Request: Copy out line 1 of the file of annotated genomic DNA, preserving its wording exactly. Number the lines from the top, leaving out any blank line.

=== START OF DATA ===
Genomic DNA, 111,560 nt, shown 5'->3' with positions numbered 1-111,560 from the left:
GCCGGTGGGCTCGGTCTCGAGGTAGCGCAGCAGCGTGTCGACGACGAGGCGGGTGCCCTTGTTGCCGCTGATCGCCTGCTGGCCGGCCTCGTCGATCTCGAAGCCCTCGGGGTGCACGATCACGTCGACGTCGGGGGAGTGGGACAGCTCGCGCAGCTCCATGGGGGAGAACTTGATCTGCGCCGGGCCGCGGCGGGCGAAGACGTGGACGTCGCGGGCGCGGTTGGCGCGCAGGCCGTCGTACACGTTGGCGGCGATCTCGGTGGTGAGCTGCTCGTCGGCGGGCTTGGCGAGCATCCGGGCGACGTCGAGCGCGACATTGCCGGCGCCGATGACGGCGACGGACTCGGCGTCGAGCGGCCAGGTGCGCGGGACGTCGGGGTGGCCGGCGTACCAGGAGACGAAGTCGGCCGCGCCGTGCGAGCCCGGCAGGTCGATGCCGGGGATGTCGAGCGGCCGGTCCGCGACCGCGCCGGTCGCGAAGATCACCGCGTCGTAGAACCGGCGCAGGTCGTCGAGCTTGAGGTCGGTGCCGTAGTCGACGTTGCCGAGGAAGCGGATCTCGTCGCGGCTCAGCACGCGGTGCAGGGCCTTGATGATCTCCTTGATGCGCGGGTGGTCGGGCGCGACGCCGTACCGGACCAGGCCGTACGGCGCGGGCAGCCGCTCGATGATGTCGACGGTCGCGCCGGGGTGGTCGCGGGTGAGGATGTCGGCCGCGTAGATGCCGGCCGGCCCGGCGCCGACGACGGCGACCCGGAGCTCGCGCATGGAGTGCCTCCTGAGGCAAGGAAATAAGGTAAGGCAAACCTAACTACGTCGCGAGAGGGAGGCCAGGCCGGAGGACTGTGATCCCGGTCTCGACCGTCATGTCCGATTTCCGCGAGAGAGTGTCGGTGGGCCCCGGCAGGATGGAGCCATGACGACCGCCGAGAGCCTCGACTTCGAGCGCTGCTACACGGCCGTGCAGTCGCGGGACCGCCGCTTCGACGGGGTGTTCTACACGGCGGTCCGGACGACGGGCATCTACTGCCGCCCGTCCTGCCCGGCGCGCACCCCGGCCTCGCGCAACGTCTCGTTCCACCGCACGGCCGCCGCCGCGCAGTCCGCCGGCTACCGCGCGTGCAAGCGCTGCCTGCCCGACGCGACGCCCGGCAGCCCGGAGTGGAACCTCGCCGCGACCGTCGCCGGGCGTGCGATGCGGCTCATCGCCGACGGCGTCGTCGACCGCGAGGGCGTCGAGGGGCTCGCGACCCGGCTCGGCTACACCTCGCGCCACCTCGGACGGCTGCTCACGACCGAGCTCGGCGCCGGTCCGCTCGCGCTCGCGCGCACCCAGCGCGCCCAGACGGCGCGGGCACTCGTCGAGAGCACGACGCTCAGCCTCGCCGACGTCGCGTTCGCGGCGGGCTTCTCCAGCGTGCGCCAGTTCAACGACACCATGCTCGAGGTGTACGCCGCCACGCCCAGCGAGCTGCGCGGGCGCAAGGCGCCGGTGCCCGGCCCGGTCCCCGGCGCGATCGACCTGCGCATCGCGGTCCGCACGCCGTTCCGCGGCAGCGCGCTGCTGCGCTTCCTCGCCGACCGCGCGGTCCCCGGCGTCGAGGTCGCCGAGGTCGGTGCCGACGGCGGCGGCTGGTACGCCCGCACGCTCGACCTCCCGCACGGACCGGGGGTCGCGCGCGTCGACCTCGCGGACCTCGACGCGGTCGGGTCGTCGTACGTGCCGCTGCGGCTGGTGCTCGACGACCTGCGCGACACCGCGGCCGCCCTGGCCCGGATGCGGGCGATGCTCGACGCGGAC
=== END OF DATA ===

Genomic DNA, 111,560 nt, shown 5'->3' with positions numbered 1-111,560 from the left: